The comic sets up a joke by describing a private and/or embarrassing situation, often as though it were part of their own history. The audience instantly tenses up or cringes just thinking about such a scenario—even more so at having it described publicly. A wave of uneasy mutual recognition sweeps through the crowd as people realize they’ve each had a similar, if not identical, experience, but have never admitted it to anyone else. The comic seems to know their secret, and anxiety about being found out raises the tension level further. What the comic really knows is the universality of something considered unspeakable. Whatever the punchline, it carries extra punch: Not only do people laugh at the joke, but they feel tremendous relief about discovering the rest of the audience has had the same sort of experience. If this weren’t true, their laughter wouldn’t have that nervous edge. The precipitous drop in everyone’s anxiety finally makes them all laugh even harder.
Shame and embarrassment are functions of being seen, whether by another person in the real-life present, through the eyes of someone from our past, or even just in our imagination. Things can be shameful because they’re “bad,” like a physical flaw, a shortcoming, or a trait/thought/feeling others would judge negatively. Things can also be a source of embarrassment simply because they’re private. A person probably (hopefully!) doesn’t feel bad about normal bodily functions, as long as they’re not on display for others to see. Forget to lock the bathroom door at a dinner party, however, and an activity that felt perfectly fine one moment becomes a source of abject mortification when the unsecured door swings wide open in full view of every guest at the table. Obviously, every single one of the shocked observers has used a toilet before (multiple times that very day!), but that’s not how it feels. Suddenly, it’s as though you’re the only one who’s ever performed such a singularly disgusting act. Shame is a feeling about what you are, as opposed to guilt, which is a feeling about what you’ve done. You don’t feel guilty about using the toilet. Instead, you feel like you’ve been revealed as a horrible creature that uses toilets!, even though such a formulation is patently absurd. Feelings are not facts, and they don’t obey logic—you know, just in case this is your first day on Earth!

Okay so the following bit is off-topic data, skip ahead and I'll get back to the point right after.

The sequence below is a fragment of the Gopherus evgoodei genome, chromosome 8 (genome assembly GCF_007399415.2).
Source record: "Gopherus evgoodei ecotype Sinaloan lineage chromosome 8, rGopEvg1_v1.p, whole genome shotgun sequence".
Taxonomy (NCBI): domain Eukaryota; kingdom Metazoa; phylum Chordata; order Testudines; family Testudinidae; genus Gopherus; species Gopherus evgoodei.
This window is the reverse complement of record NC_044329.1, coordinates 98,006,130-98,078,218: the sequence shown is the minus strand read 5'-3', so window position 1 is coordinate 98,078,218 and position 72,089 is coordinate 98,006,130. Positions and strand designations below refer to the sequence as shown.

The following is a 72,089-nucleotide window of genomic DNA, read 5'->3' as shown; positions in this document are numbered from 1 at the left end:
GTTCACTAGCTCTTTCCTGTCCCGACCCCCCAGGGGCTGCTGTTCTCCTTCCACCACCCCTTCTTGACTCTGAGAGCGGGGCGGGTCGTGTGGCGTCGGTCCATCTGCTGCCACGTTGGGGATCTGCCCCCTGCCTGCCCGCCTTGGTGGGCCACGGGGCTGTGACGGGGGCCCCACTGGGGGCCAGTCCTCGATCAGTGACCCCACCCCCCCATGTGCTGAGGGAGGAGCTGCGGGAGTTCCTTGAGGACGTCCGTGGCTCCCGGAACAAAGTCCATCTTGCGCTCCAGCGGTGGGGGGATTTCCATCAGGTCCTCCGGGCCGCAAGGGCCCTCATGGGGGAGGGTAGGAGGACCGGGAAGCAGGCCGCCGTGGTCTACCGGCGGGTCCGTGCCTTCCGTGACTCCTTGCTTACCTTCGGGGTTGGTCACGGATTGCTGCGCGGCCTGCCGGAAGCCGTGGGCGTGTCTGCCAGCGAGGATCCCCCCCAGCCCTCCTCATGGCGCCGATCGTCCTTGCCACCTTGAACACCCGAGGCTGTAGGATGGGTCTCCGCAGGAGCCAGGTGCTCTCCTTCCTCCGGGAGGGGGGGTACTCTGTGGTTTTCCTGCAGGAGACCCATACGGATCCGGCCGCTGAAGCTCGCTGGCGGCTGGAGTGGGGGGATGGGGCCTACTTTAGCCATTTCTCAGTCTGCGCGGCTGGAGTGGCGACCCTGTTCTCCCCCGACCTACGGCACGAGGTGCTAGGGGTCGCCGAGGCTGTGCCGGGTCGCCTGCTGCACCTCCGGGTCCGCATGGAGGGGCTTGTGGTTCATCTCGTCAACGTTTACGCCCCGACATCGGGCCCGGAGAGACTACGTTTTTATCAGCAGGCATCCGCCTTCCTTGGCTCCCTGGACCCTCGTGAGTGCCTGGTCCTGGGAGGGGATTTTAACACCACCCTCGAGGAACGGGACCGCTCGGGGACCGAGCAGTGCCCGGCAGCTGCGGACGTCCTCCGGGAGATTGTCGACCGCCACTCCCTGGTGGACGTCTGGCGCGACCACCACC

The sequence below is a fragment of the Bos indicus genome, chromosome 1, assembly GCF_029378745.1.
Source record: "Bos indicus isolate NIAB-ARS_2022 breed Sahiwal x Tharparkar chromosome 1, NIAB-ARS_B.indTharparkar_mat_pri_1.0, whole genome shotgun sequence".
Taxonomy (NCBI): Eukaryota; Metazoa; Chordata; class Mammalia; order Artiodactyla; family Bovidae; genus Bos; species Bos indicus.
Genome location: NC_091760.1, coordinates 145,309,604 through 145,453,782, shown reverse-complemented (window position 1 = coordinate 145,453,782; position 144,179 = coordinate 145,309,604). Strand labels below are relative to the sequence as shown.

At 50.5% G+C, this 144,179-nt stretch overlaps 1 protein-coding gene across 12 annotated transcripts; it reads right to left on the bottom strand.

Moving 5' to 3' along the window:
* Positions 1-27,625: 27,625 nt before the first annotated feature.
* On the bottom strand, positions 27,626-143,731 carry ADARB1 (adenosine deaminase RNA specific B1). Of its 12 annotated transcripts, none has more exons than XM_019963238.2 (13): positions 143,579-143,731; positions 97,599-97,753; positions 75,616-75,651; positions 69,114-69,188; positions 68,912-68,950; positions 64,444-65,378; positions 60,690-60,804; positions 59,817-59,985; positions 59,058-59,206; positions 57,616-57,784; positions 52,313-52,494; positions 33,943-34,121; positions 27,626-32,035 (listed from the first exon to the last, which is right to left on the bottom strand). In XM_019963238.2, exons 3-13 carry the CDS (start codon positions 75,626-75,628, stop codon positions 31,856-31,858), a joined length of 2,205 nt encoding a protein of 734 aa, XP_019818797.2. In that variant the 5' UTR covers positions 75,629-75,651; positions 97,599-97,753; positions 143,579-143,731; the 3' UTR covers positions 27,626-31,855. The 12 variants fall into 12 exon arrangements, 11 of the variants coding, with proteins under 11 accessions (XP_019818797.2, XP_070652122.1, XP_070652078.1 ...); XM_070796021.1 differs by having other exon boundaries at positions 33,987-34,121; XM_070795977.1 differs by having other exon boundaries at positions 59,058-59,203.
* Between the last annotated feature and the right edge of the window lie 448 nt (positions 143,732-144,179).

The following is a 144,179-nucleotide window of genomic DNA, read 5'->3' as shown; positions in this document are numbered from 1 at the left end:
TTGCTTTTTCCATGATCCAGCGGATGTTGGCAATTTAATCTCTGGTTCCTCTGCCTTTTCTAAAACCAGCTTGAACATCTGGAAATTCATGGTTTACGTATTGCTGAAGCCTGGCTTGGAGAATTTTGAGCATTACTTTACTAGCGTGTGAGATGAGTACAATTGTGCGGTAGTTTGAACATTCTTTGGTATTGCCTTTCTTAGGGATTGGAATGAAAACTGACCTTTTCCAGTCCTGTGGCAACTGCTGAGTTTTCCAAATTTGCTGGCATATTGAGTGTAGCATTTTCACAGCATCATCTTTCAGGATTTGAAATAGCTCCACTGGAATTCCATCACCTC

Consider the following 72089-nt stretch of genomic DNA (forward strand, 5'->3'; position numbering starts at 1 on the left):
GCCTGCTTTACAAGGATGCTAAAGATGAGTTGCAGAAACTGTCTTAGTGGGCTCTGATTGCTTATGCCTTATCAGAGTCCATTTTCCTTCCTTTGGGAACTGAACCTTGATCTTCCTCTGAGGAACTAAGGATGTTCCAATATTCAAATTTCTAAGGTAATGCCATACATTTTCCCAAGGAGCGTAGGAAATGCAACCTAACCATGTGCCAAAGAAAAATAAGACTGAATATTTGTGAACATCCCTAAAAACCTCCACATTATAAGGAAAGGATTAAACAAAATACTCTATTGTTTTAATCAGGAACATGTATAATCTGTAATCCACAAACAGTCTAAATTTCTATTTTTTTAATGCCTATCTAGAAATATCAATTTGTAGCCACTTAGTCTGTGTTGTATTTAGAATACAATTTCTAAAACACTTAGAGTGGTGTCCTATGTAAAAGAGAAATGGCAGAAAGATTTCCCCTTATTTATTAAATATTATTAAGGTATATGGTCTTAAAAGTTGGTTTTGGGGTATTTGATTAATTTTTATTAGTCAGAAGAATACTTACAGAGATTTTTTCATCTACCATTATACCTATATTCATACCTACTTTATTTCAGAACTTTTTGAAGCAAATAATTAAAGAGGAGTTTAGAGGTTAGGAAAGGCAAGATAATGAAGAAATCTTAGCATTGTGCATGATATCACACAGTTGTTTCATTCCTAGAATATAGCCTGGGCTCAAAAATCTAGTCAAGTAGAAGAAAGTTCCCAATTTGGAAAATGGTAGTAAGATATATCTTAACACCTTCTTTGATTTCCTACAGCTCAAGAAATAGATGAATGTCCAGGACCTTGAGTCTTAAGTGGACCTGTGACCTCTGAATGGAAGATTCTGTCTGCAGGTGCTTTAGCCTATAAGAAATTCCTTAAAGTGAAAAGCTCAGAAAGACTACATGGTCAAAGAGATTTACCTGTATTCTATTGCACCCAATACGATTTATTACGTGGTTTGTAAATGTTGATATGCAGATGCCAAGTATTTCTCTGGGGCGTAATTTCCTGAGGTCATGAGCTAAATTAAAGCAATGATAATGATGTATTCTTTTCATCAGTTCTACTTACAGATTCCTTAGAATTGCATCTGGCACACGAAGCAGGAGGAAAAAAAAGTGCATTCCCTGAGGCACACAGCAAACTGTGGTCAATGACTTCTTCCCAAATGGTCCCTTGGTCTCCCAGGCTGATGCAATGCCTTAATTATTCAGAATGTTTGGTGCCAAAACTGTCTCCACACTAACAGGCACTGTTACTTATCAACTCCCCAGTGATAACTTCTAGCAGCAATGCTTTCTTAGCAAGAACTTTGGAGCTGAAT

Listen to this column as Episode 8 of The Ride Inside with Mark Barnes. Scott Auld (the other voice of TRI) joins Mark and Wes to discuss our own embarrassing motorcycle moments. Submit your questions to Mark for the podcast by emailing [email protected].
Back to the comedy show. The comic bears the bulk of the perceived shame, since they said the stuff out loud, but in the process, everyone else is revealed to each other as deserving the same embarrassment, since getting the joke depends on it. The magic of such humor is how shame dissolves when shared. If everyone learns they’ve all had the same unacknowledged experience, they no longer feel like they’re each the only one and can more readily own it. This doesn’t require a mass confession articulated verbally. Just as shame can occur as we imagine someone seeing us in a compromising position, shame’s relief can come as we simply realize ours is a common experience. In the comedy show, this happens as everyone laughs extra-hard about the comic’s contrived (yet also in some sense universally true) revelation. If, after the aforementioned dinner party bathroom incident, others recounted the times they had been similarly exposed, and they all laughed heartily about their same exaggerated feelings of shame, the person who’d suffered this indignity that evening would (again, hopefully!) be able to chortle along with the rest.